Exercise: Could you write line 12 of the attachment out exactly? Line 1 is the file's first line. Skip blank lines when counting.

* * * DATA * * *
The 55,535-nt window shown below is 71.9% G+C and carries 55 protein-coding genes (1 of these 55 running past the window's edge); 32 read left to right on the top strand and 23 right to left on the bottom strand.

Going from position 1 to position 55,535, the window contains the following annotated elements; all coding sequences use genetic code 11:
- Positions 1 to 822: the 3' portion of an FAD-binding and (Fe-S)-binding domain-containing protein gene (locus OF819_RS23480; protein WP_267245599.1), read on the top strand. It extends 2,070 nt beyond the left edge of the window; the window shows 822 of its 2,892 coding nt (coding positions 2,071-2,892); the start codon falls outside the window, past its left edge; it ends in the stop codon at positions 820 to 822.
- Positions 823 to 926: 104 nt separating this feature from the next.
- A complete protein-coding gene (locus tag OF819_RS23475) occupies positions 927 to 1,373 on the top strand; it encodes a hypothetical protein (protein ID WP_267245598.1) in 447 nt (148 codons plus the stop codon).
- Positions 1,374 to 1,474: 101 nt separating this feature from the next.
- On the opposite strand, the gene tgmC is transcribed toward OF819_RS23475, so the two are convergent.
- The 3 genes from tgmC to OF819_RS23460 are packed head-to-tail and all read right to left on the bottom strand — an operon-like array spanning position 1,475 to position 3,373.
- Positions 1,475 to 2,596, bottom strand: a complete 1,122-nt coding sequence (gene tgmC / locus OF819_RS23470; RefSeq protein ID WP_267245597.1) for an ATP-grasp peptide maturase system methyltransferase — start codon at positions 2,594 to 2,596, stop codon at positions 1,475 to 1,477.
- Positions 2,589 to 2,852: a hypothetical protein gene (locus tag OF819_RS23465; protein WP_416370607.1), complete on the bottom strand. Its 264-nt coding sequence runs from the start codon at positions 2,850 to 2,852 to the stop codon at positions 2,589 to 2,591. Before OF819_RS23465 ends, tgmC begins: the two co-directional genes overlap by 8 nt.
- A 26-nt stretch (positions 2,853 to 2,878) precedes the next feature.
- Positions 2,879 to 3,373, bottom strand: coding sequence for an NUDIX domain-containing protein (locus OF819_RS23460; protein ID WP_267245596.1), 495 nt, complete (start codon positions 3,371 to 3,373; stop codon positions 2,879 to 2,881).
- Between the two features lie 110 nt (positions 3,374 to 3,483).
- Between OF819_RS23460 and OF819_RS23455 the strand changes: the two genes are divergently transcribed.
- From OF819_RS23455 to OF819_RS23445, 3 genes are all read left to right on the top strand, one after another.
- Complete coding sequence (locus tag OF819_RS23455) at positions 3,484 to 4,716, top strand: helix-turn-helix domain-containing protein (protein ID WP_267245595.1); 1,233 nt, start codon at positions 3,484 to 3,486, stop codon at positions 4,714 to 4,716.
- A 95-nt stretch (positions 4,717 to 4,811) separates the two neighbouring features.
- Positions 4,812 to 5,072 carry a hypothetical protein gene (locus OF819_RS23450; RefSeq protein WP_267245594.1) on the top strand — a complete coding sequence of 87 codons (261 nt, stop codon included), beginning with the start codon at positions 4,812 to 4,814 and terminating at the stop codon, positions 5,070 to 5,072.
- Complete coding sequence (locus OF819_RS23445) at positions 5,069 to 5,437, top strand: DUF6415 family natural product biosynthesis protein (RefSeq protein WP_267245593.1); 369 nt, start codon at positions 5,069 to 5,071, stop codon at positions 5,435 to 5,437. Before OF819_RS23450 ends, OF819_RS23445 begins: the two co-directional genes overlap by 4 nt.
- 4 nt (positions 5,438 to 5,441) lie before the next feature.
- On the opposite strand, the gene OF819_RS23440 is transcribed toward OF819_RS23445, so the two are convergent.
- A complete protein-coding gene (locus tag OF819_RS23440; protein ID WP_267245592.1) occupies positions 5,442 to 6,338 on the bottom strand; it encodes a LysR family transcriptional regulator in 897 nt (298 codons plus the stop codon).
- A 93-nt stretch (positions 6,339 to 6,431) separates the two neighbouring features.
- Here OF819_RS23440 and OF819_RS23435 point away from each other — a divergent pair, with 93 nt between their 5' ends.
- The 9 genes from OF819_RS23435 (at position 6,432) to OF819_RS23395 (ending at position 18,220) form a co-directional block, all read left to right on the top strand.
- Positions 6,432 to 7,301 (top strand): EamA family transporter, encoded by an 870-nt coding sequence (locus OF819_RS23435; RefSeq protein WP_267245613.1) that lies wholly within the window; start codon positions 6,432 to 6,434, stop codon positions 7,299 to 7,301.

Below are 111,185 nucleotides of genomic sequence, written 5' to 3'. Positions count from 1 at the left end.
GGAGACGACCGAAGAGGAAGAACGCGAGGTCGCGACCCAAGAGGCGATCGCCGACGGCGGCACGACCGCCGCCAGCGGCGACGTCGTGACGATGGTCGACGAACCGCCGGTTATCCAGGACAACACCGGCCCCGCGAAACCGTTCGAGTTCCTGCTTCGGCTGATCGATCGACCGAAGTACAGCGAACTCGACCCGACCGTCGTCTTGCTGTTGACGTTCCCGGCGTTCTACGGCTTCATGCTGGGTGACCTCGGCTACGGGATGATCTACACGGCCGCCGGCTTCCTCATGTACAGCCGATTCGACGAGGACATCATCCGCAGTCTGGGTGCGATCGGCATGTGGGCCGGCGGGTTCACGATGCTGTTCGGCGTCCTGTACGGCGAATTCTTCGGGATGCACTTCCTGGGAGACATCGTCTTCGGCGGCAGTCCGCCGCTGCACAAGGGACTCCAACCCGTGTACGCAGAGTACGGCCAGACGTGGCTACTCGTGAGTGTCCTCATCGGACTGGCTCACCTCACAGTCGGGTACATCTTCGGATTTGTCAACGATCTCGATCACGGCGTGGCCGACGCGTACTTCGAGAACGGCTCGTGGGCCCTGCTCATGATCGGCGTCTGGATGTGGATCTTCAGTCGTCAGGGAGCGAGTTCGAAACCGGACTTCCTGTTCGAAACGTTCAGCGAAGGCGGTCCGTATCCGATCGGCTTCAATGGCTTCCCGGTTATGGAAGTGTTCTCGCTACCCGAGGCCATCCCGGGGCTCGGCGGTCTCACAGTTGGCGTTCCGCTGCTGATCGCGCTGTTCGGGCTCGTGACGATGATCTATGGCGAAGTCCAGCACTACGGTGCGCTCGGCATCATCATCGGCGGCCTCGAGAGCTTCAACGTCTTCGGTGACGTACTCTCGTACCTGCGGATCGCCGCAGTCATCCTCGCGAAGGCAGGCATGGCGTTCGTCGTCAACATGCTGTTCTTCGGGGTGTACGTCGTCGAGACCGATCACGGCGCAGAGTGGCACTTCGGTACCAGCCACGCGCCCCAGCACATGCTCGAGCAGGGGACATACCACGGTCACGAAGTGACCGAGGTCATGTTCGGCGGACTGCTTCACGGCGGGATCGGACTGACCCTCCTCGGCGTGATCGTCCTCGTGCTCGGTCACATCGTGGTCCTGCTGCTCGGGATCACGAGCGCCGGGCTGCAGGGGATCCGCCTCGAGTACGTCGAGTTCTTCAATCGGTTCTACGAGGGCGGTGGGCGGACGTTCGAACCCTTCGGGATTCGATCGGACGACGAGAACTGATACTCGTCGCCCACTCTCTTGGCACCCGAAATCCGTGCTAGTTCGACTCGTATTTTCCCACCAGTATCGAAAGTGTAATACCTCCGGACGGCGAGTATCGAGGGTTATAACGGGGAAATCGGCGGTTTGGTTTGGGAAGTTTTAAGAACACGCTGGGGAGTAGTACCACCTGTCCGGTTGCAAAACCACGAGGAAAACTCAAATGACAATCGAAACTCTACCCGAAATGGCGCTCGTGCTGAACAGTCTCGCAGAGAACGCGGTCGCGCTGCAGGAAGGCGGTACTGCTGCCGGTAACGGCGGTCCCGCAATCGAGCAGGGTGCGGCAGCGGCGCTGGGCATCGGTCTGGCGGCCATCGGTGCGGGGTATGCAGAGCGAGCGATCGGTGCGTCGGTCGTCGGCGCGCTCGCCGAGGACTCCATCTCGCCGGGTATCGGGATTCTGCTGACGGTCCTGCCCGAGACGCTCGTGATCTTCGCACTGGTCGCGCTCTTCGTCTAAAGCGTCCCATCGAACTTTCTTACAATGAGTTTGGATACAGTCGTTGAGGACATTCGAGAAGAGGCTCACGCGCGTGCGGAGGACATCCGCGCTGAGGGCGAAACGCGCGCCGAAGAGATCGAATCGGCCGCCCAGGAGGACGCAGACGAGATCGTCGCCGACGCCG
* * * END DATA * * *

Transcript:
- Positions 2,879 to 3,373, bottom strand: coding sequence for an NUDIX domain-containing protein (locus OF819_RS23460; protein ID WP_267245596.1), 495 nt, complete (start codon positions 3,371 to 3,373; stop codon positions 2,879 to 2,881).